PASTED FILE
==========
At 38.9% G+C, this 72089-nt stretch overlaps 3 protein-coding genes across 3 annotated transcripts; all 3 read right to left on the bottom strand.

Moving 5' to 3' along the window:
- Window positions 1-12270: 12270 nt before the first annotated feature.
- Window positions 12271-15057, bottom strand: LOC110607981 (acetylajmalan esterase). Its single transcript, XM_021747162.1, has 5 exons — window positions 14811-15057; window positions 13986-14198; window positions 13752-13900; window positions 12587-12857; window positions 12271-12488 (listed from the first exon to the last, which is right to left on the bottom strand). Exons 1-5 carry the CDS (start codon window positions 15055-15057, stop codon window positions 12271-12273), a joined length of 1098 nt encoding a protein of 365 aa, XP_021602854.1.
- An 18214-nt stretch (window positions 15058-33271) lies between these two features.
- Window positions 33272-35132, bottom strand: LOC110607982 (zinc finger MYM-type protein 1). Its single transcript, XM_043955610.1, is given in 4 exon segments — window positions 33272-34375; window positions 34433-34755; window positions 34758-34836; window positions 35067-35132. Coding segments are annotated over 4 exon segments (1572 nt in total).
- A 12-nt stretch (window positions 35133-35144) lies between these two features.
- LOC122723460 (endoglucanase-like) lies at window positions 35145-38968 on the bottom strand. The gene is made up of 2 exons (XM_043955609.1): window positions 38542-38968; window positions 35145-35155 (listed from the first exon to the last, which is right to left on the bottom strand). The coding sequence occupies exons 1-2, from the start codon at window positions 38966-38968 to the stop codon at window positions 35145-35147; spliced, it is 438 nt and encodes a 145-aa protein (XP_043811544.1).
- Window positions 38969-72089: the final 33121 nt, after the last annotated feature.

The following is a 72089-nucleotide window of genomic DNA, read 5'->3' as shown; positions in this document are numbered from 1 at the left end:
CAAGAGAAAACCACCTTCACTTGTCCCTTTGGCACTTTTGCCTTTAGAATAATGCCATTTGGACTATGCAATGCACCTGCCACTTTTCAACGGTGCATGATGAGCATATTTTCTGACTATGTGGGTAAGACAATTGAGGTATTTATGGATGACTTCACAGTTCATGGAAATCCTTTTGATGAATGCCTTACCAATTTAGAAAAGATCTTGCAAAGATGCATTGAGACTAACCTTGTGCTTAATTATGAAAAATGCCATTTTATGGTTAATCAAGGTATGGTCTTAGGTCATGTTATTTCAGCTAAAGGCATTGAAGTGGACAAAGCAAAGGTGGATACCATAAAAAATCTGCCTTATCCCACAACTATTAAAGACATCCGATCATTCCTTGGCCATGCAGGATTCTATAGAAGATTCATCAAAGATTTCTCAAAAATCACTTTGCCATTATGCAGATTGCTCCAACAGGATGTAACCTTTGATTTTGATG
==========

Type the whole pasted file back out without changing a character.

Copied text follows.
At 38.9% G+C, this 72089-nt stretch overlaps 3 protein-coding genes across 3 annotated transcripts; all 3 read right to left on the bottom strand.

Moving 5' to 3' along the window:
- Window positions 1-12270: 12270 nt before the first annotated feature.
- Window positions 12271-15057, bottom strand: LOC110607981 (acetylajmalan esterase). Its single transcript, XM_021747162.1, has 5 exons — window positions 14811-15057; window positions 13986-14198; window positions 13752-13900; window positions 12587-12857; window positions 12271-12488 (listed from the first exon to the last, which is right to left on the bottom strand). Exons 1-5 carry the CDS (start codon window positions 15055-15057, stop codon window positions 12271-12273), a joined length of 1098 nt encoding a protein of 365 aa, XP_021602854.1.
- An 18214-nt stretch (window positions 15058-33271) lies between these two features.
- Window positions 33272-35132, bottom strand: LOC110607982 (zinc finger MYM-type protein 1). Its single transcript, XM_043955610.1, is given in 4 exon segments — window positions 33272-34375; window positions 34433-34755; window positions 34758-34836; window positions 35067-35132. Coding segments are annotated over 4 exon segments (1572 nt in total).
- A 12-nt stretch (window positions 35133-35144) lies between these two features.
- LOC122723460 (endoglucanase-like) lies at window positions 35145-38968 on the bottom strand. The gene is made up of 2 exons (XM_043955609.1): window positions 38542-38968; window positions 35145-35155 (listed from the first exon to the last, which is right to left on the bottom strand). The coding sequence occupies exons 1-2, from the start codon at window positions 38966-38968 to the stop codon at window positions 35145-35147; spliced, it is 438 nt and encodes a 145-aa protein (XP_043811544.1).
- Window positions 38969-72089: the final 33121 nt, after the last annotated feature.

The following is a 72089-nucleotide window of genomic DNA, read 5'->3' as shown; positions in this document are numbered from 1 at the left end:
CAAGAGAAAACCACCTTCACTTGTCCCTTTGGCACTTTTGCCTTTAGAATAATGCCATTTGGACTATGCAATGCACCTGCCACTTTTCAACGGTGCATGATGAGCATATTTTCTGACTATGTGGGTAAGACAATTGAGGTATTTATGGATGACTTCACAGTTCATGGAAATCCTTTTGATGAATGCCTTACCAATTTAGAAAAGATCTTGCAAAGATGCATTGAGACTAACCTTGTGCTTAATTATGAAAAATGCCATTTTATGGTTAATCAAGGTATGGTCTTAGGTCATGTTATTTCAGCTAAAGGCATTGAAGTGGACAAAGCAAAGGTGGATACCATAAAAAATCTGCCTTATCCCACAACTATTAAAGACATCCGATCATTCCTTGGCCATGCAGGATTCTATAGAAGATTCATCAAAGATTTCTCAAAAATCACTTTGCCATTATGCAGATTGCTCCAACAGGATGTAACCTTTGATTTTGATG